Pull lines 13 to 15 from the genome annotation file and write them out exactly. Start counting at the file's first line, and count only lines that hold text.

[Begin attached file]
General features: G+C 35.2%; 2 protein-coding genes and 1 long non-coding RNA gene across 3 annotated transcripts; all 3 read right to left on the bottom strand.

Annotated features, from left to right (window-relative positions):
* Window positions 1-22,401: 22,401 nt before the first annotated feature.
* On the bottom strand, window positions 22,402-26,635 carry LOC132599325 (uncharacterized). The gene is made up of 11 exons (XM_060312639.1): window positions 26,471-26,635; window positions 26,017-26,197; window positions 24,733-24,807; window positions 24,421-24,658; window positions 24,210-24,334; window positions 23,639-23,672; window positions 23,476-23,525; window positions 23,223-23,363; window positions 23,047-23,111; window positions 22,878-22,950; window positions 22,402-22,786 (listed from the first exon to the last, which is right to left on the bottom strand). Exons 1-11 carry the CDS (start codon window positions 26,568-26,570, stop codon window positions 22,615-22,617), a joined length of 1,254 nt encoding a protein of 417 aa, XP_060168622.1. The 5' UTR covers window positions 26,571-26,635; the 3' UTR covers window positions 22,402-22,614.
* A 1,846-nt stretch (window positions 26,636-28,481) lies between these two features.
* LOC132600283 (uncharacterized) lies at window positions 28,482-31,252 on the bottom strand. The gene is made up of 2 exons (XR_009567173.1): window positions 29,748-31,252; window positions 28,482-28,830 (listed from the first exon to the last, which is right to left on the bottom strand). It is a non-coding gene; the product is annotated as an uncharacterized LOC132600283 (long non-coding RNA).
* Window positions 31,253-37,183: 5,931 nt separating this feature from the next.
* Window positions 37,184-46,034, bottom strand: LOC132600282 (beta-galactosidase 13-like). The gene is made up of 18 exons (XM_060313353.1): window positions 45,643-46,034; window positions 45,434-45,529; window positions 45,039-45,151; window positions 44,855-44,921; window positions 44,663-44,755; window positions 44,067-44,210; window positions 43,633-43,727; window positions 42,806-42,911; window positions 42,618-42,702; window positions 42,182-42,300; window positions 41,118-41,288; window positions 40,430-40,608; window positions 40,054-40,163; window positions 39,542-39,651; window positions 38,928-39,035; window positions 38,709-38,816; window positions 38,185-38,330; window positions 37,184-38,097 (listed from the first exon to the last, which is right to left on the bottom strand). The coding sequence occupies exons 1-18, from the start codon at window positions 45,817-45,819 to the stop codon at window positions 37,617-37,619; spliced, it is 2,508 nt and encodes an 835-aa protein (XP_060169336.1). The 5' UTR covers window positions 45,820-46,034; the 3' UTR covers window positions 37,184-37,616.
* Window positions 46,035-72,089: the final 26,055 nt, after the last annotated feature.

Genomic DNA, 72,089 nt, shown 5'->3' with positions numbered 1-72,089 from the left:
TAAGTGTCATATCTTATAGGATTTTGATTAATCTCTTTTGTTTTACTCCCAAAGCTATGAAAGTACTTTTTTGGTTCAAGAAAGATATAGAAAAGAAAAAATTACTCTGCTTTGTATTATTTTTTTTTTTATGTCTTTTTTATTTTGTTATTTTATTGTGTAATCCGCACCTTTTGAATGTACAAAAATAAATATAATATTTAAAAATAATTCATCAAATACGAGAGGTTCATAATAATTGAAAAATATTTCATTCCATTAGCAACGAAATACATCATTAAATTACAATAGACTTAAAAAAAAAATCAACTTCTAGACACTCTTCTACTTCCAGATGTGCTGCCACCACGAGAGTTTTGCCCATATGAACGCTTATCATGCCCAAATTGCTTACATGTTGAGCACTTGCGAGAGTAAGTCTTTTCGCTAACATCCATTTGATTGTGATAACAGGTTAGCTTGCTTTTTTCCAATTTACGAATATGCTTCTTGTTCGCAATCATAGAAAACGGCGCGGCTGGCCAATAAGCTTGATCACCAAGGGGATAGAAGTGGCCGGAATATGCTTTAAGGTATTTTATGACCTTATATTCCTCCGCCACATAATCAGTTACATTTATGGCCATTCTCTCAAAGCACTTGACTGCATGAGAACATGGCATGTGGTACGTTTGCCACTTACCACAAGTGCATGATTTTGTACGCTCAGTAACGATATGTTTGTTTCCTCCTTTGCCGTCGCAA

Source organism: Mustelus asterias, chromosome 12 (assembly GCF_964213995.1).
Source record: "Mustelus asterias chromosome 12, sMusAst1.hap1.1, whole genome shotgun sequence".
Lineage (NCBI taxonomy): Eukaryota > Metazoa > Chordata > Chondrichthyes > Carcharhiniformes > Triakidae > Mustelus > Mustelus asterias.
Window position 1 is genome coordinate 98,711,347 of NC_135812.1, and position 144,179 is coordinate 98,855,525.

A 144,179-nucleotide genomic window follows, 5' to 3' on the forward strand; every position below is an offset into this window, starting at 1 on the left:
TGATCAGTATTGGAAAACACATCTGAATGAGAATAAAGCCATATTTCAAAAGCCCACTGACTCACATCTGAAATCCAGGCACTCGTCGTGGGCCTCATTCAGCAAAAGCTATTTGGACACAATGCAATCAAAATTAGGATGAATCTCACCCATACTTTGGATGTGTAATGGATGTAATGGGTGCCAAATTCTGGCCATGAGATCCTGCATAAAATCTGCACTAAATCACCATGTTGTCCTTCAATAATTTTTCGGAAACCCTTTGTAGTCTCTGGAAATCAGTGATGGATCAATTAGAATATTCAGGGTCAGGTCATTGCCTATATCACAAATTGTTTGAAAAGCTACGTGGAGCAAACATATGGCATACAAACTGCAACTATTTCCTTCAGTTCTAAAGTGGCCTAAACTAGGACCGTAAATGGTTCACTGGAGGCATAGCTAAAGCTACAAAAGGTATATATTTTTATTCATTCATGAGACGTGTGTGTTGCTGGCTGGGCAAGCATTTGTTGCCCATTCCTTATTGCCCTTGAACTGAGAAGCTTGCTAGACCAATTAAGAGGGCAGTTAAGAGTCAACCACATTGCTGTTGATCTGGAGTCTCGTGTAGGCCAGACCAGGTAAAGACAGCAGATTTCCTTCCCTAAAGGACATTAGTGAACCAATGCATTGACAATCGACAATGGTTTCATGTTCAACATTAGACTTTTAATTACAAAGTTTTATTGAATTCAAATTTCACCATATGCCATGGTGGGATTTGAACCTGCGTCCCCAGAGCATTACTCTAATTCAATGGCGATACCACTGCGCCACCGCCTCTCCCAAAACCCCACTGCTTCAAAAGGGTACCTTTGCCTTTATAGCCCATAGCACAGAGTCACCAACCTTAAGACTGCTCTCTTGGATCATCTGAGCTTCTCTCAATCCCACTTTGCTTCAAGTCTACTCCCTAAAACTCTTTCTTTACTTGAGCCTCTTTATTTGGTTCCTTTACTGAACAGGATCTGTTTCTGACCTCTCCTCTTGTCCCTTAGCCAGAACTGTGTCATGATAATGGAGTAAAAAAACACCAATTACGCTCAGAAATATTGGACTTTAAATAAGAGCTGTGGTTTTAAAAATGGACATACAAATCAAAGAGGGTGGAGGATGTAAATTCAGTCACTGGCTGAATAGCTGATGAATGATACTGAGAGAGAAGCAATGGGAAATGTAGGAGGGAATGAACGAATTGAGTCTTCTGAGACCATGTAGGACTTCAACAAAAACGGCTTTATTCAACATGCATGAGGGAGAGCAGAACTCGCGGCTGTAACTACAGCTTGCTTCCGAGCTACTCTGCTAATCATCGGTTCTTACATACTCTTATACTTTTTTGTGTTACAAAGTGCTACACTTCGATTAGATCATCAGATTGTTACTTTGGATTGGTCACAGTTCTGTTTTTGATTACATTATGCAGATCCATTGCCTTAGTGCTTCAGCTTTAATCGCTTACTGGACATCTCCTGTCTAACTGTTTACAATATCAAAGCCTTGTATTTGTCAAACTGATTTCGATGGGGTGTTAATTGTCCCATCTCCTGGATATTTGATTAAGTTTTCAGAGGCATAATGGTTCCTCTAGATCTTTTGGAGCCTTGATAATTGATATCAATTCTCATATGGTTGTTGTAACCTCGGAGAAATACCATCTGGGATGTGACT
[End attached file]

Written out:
Source record: "Mustelus asterias chromosome 12, sMusAst1.hap1.1, whole genome shotgun sequence".
Lineage (NCBI taxonomy): Eukaryota > Metazoa > Chordata > Chondrichthyes > Carcharhiniformes > Triakidae > Mustelus > Mustelus asterias.
Window position 1 is genome coordinate 98,711,347 of NC_135812.1, and position 144,179 is coordinate 98,855,525.